On the latest episode of the Digital Marketing Podcast with Bill Hartzer, I talked about social media and domain names. I then went into details about how to update the previews that social media sites use, such as Facebook and LinkedIn. Then I talked about getting domain name zone files for TLDs and what data is included in a zone file for a Top Level Domain. Then, I talked about stolen domain names and shows an example of a (allegedly) stolen domain name, and how that domain thief was able to take control over a valuable domain name by purchasing a lower-quality domain name that expired.
You can see the full video of the podcast episode, which includes views of my screen why I describe it.
Here is a transcript of this podcast episode:
Bill Hartzer (00:03):
Hi, this is Bill Hartzer and this is the Digital Marketing podcast with Bill Hartzer. Or the Digital Marketing with Bill Hartzer podcast for today is January 20th, 2022. Have a couple thi different things to share with you today. I’m gonna go ahead and share my screen, some of our, the main names on their social media. Couple things that you probably didn’t know. If you are listening to the audio of this, then what I can recommend is that you look and find one of the video versions, because I’m gonna share my screen and today, and even though you’re listening you can, can take yes, definitely keep these things in mind. But it may be helpful later on to go back and refer specifically to the video version where you can actually see the screen and, and, and so forth. And if you have any questions, certainly you can get, always get in touch with me and I’ll be happy to help. So I’m gonna share my screen and let’s see. Okay. Okay. You should be able to see my screen. And this is the me do a couple things here, this type issues and so forth, they always are in issues, so let’s make sure we’re okay.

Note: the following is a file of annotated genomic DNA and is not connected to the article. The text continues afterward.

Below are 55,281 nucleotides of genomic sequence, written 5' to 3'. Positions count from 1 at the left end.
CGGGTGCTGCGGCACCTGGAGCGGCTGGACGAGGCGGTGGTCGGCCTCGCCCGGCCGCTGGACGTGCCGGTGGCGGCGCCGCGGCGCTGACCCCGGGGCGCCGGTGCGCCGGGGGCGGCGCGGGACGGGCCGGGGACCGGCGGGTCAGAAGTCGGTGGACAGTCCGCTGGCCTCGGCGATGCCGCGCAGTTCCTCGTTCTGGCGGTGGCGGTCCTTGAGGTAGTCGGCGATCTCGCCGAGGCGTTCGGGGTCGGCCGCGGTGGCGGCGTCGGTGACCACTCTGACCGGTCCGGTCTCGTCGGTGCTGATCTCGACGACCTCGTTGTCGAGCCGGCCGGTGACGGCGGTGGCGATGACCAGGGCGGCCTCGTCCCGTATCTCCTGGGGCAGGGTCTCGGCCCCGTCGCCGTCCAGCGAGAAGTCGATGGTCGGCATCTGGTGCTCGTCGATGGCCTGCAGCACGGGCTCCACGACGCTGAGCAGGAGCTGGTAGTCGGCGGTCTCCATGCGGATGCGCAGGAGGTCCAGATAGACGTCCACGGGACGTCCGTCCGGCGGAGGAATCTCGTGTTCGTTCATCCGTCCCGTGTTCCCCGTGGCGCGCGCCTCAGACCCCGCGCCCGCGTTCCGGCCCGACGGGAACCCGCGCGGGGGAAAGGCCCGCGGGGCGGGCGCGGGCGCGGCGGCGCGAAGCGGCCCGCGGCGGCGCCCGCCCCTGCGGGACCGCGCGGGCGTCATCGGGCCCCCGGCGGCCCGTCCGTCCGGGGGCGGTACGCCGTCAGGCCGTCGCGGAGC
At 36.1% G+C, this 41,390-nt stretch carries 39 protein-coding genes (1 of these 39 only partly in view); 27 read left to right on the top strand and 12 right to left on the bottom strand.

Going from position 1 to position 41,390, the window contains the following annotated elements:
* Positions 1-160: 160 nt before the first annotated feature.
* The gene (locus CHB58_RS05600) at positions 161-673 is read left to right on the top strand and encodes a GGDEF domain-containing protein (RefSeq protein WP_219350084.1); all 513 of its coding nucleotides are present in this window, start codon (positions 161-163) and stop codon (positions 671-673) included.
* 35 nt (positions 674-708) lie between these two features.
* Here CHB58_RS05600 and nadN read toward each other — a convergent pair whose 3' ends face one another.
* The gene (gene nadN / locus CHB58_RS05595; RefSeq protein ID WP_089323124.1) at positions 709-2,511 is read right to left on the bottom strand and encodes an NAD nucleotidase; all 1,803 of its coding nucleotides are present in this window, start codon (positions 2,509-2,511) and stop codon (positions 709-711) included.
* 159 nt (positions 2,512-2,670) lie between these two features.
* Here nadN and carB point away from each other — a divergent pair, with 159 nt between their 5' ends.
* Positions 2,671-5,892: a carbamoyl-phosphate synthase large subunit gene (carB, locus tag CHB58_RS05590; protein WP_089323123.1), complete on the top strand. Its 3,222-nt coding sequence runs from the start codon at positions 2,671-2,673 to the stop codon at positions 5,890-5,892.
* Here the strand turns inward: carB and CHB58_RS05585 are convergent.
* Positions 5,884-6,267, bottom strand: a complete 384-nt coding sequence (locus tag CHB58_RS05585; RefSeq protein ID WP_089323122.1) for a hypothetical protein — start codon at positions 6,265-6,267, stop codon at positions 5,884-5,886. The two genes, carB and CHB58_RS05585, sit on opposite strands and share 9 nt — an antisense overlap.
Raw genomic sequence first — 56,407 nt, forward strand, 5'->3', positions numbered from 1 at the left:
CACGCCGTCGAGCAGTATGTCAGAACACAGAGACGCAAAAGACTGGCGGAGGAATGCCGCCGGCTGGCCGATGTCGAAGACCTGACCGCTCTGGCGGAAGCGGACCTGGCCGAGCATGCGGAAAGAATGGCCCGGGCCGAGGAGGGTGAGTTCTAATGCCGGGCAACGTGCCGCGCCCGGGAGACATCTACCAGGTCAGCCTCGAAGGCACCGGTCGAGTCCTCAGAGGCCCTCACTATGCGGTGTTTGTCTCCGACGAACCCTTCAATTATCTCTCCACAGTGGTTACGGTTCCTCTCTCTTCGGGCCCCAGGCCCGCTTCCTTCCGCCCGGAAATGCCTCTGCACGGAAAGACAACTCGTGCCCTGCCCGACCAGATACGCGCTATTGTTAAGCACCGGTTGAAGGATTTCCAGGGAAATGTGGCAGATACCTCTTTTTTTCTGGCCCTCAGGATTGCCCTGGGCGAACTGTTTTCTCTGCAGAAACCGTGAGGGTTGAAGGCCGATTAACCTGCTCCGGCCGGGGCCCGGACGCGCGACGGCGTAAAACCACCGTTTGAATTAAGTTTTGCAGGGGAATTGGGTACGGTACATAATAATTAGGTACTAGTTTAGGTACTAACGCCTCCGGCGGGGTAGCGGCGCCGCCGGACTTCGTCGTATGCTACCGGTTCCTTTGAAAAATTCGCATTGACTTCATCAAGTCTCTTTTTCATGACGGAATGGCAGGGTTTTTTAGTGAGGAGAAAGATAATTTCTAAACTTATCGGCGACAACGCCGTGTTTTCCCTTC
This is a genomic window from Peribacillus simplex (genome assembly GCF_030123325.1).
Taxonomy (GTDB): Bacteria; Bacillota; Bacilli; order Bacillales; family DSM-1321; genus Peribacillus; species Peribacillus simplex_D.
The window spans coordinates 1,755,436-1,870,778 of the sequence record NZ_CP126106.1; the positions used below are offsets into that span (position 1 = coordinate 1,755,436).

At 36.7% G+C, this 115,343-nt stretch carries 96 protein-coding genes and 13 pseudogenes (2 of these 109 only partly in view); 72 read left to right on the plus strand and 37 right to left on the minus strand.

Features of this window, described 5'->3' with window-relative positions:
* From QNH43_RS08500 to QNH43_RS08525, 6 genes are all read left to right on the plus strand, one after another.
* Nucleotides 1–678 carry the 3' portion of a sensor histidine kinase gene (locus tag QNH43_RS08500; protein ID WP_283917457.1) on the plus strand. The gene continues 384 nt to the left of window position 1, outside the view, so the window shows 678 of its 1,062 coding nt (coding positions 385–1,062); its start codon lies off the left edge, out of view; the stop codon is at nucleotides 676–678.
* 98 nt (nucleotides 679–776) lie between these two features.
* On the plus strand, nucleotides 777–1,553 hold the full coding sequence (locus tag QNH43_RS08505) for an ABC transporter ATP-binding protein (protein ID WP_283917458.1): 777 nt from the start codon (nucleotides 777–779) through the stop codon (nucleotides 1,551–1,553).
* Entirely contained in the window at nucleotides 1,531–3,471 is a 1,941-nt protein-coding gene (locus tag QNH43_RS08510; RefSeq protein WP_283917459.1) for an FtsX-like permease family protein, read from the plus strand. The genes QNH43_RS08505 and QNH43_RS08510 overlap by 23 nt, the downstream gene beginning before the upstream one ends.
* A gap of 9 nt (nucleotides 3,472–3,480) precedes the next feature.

Bill Hartzer (01:41):
Okay. Move stuff outta the way. So this is my blog. Talk a little bit about, let’s say, so this is all one of my latest blog posts about nav Hopkins and so forth while consulting firm. Now I’m gonna take this as an example. So with social media in particular we’re sharing, you know, we may share this, this could be any blog post, any, or any URL, even your homepage of your site. Basically what happens is when you share a post a on social media like let’s say Facebook Facebook or LinkedIn. Okay. Those are two examples. So on Facebook, in particular what Facebook does is they pull a preview. When you, when you go to share a page, like share a post or share an article, what happens is, or share your homepage. Recite what happens is Facebook will, will, if they have never visited that URL before they will actually go to the page real quick and they will get the title, the image, and a description.
Bill Hartzer (02:54):
And they pull that data from from the page, you know, from the page. Now what happens is, is that will, they will cash that. And so what happens is let’s say, for example, I, I posted January 13th, I posted, and I don’t like the fact that that the image that I’m used has navs head cut off a little bit. So I wanna use a different image. And so I go and I update the post. Well, if somebody else shares that same post again on Facebook and ideally, you know, it’s more than one that’s that does a sharing. So when someone shares a Facebook, doesn’t go every single time back to see and look at the post. They, they, they say, okay, well, we already have the image and title on description and the preview. So let’s just pull it from our own, from our own cash, our own database.
Bill Hartzer (03:57):